BUSINESS QUESTION – CRIMINAL TRESPASS – 17 June 2004

Dr Julian Lewis: I was tempted to ask for a debate on just how badly a Labour Government have to lose a European Election before they will realise that they should not sign up to a European Constitution, but as I know that I would not get that, may I ask instead for a statement or debate on the law of trespass? I was involved in a case whereby a burglary took place and the police identified the fact that people had been present but were not able to charge them because their alibi was that they had gone into the house with the intention of occupying it and setting up a squat. Is there not something extremely strange about a situation where if people steal and take away another's property, they commit a criminal offence, but when they enter another's property, change the locks and sit there, they cannot be touched by the police and the owner has to go to enormous expense and trouble to reoccupy his or her own property?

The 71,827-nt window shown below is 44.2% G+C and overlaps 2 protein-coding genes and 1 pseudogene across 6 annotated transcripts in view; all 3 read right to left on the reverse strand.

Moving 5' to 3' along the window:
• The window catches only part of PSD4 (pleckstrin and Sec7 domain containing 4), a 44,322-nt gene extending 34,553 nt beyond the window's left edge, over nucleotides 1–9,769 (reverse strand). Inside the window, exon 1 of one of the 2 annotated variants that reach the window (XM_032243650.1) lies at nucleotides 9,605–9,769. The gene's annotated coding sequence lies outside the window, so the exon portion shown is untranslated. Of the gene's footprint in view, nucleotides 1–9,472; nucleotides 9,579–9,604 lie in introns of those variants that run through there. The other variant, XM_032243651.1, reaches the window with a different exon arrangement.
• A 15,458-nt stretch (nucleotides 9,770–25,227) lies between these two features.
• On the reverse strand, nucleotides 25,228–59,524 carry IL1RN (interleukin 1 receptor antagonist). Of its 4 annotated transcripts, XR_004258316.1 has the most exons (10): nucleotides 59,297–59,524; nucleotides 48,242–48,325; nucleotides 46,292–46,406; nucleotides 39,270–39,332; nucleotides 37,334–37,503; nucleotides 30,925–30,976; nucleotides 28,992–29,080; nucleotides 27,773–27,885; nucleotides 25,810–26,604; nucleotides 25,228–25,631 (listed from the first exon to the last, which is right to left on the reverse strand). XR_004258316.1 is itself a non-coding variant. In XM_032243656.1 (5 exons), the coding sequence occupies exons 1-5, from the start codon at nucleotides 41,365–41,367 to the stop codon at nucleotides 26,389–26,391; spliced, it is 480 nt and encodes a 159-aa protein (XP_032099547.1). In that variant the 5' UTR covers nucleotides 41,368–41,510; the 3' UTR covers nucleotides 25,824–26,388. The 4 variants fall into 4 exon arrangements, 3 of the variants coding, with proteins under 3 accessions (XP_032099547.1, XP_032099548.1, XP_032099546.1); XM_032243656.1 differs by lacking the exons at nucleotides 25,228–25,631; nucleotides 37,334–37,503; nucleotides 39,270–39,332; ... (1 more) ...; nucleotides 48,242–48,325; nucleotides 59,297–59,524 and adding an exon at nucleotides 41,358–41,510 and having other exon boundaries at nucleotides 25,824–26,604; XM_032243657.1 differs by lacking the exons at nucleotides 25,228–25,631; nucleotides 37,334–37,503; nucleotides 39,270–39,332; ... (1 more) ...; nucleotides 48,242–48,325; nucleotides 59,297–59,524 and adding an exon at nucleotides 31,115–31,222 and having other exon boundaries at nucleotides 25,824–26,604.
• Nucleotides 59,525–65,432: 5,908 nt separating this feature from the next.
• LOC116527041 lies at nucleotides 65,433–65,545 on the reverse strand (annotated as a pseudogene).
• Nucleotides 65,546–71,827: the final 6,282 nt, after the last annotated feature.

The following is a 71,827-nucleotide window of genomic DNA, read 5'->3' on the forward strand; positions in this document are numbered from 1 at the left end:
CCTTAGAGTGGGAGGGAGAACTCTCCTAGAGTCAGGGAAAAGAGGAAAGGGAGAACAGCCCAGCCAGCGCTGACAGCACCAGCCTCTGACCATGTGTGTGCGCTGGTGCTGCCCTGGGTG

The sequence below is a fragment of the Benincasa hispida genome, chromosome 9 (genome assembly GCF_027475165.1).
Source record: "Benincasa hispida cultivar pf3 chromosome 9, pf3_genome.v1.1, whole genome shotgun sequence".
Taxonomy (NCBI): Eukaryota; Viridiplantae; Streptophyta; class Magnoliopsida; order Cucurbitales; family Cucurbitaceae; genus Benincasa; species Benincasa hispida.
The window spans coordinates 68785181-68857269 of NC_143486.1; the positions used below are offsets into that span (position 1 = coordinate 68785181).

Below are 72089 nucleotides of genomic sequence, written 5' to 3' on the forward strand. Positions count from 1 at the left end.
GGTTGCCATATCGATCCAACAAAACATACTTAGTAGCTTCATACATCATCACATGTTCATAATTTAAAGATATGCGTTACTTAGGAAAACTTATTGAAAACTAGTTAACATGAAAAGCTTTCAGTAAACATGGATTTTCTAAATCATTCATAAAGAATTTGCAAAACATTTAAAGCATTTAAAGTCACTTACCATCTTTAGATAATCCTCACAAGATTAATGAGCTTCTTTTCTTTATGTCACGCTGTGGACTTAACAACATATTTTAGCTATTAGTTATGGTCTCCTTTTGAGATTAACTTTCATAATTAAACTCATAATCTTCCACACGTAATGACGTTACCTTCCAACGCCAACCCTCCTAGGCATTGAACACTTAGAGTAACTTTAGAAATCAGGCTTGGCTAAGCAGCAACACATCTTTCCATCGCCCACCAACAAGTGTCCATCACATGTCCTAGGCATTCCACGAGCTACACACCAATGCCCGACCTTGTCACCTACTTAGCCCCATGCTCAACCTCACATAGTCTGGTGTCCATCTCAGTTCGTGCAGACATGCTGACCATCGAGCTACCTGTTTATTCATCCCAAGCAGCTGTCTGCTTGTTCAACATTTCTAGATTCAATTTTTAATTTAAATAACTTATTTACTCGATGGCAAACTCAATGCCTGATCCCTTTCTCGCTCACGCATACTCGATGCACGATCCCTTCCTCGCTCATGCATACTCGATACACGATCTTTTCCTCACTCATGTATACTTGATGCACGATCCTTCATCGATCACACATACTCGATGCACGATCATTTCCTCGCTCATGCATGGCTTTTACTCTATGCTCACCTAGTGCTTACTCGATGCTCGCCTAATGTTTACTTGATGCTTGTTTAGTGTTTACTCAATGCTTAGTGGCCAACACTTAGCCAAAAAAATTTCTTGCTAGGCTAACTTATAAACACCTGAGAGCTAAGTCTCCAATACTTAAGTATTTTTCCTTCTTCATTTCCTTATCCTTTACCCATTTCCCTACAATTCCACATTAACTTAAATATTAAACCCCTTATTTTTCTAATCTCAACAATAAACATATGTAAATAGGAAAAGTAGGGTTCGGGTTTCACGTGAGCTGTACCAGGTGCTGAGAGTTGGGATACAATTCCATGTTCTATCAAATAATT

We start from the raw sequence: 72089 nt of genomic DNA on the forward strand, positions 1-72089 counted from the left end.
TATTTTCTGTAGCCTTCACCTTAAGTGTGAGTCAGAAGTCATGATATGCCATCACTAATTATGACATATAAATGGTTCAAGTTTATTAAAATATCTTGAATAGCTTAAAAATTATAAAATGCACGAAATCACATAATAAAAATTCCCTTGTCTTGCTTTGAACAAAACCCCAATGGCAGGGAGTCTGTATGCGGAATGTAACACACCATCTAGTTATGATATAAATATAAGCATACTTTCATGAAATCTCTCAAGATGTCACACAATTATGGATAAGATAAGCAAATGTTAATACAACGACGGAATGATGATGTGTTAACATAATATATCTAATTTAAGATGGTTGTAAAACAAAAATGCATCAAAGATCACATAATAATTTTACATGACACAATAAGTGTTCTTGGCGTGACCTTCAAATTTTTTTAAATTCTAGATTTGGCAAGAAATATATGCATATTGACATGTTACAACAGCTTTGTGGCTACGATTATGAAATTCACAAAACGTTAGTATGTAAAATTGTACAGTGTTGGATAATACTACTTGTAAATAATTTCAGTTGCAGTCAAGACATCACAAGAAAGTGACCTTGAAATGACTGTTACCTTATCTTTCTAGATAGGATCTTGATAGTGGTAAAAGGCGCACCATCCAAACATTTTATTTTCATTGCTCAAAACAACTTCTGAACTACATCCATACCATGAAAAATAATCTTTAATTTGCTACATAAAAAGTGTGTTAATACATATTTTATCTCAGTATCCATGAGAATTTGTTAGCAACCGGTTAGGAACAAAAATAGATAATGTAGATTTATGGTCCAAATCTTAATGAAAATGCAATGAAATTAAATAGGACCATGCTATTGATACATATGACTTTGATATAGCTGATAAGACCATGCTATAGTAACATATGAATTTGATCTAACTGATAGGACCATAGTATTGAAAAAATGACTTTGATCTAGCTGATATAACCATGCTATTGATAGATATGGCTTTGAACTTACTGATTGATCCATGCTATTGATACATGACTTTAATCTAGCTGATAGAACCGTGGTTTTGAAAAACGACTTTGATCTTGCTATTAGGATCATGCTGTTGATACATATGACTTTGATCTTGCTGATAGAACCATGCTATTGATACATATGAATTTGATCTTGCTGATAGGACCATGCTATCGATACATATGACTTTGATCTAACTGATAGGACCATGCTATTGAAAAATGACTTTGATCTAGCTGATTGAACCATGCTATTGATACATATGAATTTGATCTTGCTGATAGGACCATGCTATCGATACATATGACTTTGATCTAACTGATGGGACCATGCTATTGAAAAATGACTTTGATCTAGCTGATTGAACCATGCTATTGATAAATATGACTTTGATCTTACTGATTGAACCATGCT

[The Leader of the House of Commons (Mr Peter Hain): That is a rather strange situation, I must concede. I am sure that Ministers in the Department for Constitutional Affairs, one of whom is sitting to my left, will have noted very carefully what the hon. Gentleman has said.]